Aging in Place: Disasters and the Story Behind the story

A winning effort begins with preparation.

~Joe Gibbs

Aging in Place

As the creator and manager of aginginplace.com I get daily requests and pitches from individuals and organizations involved in aging issues ranging from home remodeling to anti-aging skin creams. Most solicitations don’t get my attention, however every once in a while an idea of merit comes along. The following email was sent to my inbox, and it brings up a potential aging-in-pace topic that was not on my radar:

Hi Patrick,

According to the National Council on Aging, more than 90 percent of older adults prefer to age in place rather than to move to assisted living or senior housing. So, how do we make sure that grandma’s home is safe and secure for her to continue to live there? 
Updates to kitchens and bathrooms are common to see when preparing a home for aging in place, but what happens when the power goes out? The lights won’t turn on, the alarm clock is off, and the landline doesn’t work. 
Home standby generators are a necessary addition for any homeowner who plans on remaining in their home as they age. The installing of home backup power offers peace of mind to the resident and their family, knowing they will be much safer in the event of a blackout. 
I have local Geriatric experts available for over the phone or in-person interviews who can speak to the importance and benefit of home standby power for someone who plans to age in place. 
Let me know what you think! I think this would be an aging in place story that no one else has written about and it would be great on your blog!

Thanks,__________________

 

The Story Behind the Story

GrantMakers in Aging is a membership organization of philanthropist with the mission of improving the experience of aging. In an informative article titled; Disasters, Older Adults and Philanthropy, by Jennifer W. Campbell, the author provides compelling statistics on what she calls “the story behind the story.” Riveting headlines report unthinkable human tragedy with devastating damage to property and nature. Video images of able-bodied people fleeing flooded streets are often spread on social media. But it’s the older adult who is rendered infinitely more vulnerable and is more likely to perish in disasters than any other groups.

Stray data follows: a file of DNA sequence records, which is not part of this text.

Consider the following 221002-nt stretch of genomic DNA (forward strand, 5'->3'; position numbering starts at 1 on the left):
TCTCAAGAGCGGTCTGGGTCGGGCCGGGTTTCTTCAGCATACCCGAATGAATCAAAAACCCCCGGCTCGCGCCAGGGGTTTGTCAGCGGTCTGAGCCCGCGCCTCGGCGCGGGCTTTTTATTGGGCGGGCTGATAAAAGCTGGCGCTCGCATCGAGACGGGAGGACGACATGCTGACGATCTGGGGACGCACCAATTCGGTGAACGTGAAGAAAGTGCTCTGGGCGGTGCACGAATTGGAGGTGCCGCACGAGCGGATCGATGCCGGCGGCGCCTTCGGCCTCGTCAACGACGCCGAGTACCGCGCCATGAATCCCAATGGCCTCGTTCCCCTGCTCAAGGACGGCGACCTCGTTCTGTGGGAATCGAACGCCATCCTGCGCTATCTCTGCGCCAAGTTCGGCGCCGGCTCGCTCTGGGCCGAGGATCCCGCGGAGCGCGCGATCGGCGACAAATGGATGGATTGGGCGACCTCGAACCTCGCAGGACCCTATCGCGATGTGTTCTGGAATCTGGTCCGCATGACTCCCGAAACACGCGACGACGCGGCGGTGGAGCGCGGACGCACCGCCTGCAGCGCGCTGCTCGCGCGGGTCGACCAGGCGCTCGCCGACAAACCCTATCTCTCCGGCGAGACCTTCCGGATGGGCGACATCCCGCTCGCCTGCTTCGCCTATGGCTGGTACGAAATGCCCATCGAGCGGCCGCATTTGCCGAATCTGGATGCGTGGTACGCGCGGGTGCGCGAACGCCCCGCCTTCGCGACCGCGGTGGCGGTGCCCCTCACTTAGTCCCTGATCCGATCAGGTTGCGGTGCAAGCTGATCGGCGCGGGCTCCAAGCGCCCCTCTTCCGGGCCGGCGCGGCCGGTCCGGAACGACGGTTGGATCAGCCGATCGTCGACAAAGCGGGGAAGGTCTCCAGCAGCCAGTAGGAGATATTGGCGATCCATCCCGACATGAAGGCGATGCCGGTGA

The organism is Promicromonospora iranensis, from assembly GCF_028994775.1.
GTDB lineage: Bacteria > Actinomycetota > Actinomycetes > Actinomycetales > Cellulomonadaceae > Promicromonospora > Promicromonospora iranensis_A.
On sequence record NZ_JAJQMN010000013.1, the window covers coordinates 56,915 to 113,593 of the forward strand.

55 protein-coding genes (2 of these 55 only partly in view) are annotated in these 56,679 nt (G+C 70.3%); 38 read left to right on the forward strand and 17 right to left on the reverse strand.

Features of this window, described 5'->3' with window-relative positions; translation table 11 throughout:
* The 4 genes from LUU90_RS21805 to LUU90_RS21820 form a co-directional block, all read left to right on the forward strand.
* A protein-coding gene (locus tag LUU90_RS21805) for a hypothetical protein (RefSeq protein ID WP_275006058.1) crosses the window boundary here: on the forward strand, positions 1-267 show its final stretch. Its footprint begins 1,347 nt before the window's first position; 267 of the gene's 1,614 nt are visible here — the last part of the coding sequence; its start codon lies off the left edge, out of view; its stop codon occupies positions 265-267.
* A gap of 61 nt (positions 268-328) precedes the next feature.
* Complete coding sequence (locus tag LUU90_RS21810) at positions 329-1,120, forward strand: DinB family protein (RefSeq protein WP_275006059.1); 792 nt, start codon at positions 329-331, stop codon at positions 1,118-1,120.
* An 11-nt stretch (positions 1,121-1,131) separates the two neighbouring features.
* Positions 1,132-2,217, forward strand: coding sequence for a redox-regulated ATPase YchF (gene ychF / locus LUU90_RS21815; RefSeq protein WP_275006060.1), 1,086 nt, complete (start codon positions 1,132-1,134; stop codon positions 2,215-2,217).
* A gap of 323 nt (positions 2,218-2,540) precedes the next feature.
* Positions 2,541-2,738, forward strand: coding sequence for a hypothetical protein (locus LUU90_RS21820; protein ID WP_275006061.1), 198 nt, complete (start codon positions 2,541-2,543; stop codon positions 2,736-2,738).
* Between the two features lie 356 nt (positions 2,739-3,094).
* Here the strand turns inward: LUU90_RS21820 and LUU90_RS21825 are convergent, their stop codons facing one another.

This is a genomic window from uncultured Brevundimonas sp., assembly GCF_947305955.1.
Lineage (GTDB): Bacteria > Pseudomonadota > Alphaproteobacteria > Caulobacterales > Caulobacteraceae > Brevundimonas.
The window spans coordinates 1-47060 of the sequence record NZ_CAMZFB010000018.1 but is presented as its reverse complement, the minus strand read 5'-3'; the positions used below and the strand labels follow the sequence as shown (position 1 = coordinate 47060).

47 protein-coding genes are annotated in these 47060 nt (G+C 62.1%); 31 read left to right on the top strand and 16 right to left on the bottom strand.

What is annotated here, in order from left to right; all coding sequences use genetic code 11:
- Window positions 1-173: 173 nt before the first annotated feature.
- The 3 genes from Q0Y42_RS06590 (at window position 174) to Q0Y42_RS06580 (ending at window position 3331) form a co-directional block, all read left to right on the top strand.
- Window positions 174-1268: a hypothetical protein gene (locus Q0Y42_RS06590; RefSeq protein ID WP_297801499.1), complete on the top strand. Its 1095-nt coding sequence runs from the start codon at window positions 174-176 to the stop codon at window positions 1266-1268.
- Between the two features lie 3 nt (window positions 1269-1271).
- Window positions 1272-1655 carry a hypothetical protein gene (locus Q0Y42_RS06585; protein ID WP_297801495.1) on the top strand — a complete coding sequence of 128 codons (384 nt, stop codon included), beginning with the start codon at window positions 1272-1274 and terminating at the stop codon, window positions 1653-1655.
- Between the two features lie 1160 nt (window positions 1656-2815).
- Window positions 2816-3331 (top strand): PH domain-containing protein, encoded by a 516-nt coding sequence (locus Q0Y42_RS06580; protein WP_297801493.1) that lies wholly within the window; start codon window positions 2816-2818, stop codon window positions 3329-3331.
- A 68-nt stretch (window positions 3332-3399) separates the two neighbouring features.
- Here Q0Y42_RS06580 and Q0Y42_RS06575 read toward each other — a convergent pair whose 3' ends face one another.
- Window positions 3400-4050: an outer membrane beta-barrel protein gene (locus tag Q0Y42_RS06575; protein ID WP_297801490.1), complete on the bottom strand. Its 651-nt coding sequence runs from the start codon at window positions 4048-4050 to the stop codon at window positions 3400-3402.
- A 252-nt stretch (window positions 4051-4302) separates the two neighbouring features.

Potential reasons are these:

  1. Unable or reluctant to mobilize quickly
  2. Historic memories of lived-through Experience = Anchoring Effect (senior may have lived through a natural disaster and thinks this next one will be similar–when in fact it may not)
  3. Chronic Conditions can quickly deteriorate (stress, medications not available)
  4. House-bound cut off from help (invisible and often isolated)

When considering your aging-in-place strategy it’s advisable to consider not just rails, ramps, and technology–but also being prepared for natural or man-made disasters…the story behind the story. A simple thing like a generator for standby power makes life-saving sense.

 

See

CDC Emergency Preparedness for Older Adults 

RedCross: Be Informed-Build a Kit-Make a Plan

Harry Truman and Spirit Lake

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